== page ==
Threat actors impersonate Disney+ with considerable guile


It’s not only financial institutions and social media sites that see their brands impersonated. In a recent multi-stage attack, threat actors posed as the popular streaming service Disney+.

Abnormal Security, a San Francisco-based email security platform, said the attack on Disney+ was special because of the level of personalization and attention to detail by its perpetrators.

This made it difficult to identify the malicious emails as such. Based on Abnormal Security’s initial research done in September, the threat actor targeted 44 individuals across 22 different organizations with its impersonation attack.

The scheme was multi-stage. First, the targeted individual or organization received a seemingly auto-generated notification email informing them of a pending charge for their new Disney+ subscription.

The email said that the recipient would be automatically billed on the same day and explained that if the payment was authorized, no further steps would be required. However, if the recipient did not approve this transaction they could contact the support team.

disney-plus-email
The recipient received a seemingly auto-generated notification email informing them of a pending charge for their new Disney+ subscription. Courtesy of Abnormal Security.

Attached to each email was a PDF, the filename of which matches the name of the recipient. This personalization tactic is not often seen, given the manual effort needed to do this for each email, Abnormal Security said in their blog.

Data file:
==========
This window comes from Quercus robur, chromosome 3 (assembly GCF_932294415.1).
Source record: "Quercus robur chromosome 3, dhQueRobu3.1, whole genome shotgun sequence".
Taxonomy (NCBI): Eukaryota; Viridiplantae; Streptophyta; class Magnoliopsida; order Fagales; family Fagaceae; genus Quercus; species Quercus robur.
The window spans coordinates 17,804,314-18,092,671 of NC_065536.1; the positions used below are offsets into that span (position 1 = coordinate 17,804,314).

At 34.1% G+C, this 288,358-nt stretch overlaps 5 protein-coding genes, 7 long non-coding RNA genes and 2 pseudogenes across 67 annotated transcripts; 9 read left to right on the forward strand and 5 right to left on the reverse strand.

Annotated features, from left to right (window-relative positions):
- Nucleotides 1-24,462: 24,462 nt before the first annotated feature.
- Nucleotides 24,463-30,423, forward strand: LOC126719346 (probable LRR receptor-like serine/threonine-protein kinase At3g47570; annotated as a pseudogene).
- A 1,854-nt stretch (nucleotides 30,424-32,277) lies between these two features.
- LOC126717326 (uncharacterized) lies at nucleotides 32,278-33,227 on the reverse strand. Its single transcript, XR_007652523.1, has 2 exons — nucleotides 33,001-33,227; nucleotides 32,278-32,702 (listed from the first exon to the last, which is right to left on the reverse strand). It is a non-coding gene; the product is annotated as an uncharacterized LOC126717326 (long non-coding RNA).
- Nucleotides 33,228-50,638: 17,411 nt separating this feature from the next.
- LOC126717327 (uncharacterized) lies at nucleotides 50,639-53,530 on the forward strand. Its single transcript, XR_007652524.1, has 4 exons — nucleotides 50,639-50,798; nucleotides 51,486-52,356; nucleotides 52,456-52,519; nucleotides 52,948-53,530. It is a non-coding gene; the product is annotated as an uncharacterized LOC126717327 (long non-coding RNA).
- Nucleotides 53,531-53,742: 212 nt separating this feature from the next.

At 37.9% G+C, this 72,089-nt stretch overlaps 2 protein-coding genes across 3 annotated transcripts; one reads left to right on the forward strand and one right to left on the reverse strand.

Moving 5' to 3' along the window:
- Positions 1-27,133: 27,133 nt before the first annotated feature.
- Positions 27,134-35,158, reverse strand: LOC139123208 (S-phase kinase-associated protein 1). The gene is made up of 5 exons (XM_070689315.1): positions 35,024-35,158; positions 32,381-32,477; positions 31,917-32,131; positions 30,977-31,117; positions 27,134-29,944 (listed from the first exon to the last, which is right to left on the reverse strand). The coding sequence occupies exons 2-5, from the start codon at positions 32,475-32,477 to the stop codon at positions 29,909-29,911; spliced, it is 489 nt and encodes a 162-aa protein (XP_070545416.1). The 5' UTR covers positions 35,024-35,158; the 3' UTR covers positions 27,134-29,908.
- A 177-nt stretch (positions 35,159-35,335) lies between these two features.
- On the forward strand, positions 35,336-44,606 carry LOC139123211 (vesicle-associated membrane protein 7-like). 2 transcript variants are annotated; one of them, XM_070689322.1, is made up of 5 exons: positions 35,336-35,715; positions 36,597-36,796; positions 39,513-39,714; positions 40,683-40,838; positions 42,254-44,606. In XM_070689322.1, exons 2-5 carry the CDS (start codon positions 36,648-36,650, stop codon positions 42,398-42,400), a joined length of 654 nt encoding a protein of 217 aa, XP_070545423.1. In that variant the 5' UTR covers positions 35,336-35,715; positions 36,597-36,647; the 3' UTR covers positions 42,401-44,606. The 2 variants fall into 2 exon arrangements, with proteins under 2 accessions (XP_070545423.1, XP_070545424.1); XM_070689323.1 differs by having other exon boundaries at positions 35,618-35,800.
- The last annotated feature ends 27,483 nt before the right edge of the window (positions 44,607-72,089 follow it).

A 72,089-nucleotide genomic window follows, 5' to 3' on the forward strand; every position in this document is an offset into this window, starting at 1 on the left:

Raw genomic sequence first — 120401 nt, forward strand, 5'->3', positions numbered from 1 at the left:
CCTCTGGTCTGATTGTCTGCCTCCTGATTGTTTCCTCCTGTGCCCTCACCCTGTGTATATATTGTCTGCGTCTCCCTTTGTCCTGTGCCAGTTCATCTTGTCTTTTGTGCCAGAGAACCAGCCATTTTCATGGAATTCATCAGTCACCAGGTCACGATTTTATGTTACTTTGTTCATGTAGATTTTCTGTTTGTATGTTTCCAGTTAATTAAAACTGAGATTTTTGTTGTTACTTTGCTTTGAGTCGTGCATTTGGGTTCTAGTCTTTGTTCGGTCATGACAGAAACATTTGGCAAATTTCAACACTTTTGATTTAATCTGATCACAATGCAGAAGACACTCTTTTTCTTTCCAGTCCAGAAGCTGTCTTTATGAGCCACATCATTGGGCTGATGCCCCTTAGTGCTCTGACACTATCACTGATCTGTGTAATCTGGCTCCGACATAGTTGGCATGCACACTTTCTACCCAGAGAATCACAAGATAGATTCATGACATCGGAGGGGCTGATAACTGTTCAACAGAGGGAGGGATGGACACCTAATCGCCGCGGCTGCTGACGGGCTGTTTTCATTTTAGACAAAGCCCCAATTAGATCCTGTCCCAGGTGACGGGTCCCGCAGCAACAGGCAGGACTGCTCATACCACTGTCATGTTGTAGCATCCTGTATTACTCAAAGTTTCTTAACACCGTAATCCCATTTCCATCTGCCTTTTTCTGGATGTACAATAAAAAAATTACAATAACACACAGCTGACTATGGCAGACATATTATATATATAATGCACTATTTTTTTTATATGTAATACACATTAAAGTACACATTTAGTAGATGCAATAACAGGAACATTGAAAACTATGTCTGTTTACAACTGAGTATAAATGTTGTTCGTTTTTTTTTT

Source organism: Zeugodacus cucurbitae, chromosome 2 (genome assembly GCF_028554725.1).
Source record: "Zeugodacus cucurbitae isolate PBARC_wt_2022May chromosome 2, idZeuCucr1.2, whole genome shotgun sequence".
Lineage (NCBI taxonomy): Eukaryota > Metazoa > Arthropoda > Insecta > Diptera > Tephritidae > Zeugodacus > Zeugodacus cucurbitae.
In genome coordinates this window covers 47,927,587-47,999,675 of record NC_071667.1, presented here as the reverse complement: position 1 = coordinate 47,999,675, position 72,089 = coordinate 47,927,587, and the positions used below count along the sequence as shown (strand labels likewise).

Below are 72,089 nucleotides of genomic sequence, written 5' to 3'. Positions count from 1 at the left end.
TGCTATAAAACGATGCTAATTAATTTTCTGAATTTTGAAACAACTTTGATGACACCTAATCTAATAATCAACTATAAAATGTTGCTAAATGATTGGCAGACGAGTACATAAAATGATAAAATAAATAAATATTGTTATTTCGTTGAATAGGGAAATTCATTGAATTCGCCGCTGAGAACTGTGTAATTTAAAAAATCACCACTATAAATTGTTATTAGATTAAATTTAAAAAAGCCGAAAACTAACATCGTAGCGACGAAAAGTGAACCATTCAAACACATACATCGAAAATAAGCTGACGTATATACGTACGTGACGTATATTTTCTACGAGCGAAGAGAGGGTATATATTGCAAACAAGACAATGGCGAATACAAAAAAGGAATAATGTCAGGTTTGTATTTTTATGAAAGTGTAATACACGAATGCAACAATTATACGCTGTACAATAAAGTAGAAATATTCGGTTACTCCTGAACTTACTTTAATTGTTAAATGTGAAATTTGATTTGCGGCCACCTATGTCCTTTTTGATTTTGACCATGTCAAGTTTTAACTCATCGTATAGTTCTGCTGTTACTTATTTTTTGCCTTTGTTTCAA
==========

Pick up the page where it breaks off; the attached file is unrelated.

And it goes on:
The content of the attachment was also personalized and contained details about the forthcoming charge, including the customer’s name, an invoice number, and the total amount to be paid of $49.99.

To a cautious recipient, this alone should have seemed bizarre because the charge is far more than a basic Disney+ subscription of $7.99 a month or even the premium subscription, which runs $13.99 per month.

The “customer support service” phone number was also inserted in the PDF. Should the recipient of the email have called the number, one of two things was likely to happen.

First, they would have been asked to provide sensitive personal information such as banking details or login credentials – obviously, useful for attackers who could then go on and compromise accounts.

The emails were free of misspelled words, there were no actual phishing links, and the PDF contained no extra code or malware.

“The other possibility was they would be given instructions for downloading software they were told was necessary to assist with stopping the charge but would actually infect their computer with malware,” Abnormal Security explained.

According to the cybersecurity company, this series of attacks was remarkable because of the level of sophistication and personalization the threat actors used.

For example, the attacker used a sender email of [email protected][.]com, which not only appears legitimate on its own but also mirrors the actual Disney+ email address, [email protected][.]com.

Besides, Disney+ branding and colors were incorporated. Finally, the emails were free of misspelled words, there were no actual phishing links, and the PDF contained no extra code or malware.

While the language used in each email was similar and conveyed the same message, it wasn’t identical. This could be because the attacker was conducting a test to see which variation was the most effective, Abnormal Security said.

Brand impersonation has, of course, long been a favorite tactic of cybercriminals who exploit the familiarity and reputation of well-known brands to deceive targets into providing sensitive information.

In 2022, Abnormal Security discovered 265 different brands impersonated by threat actors in credential phishing attacks over only six months.


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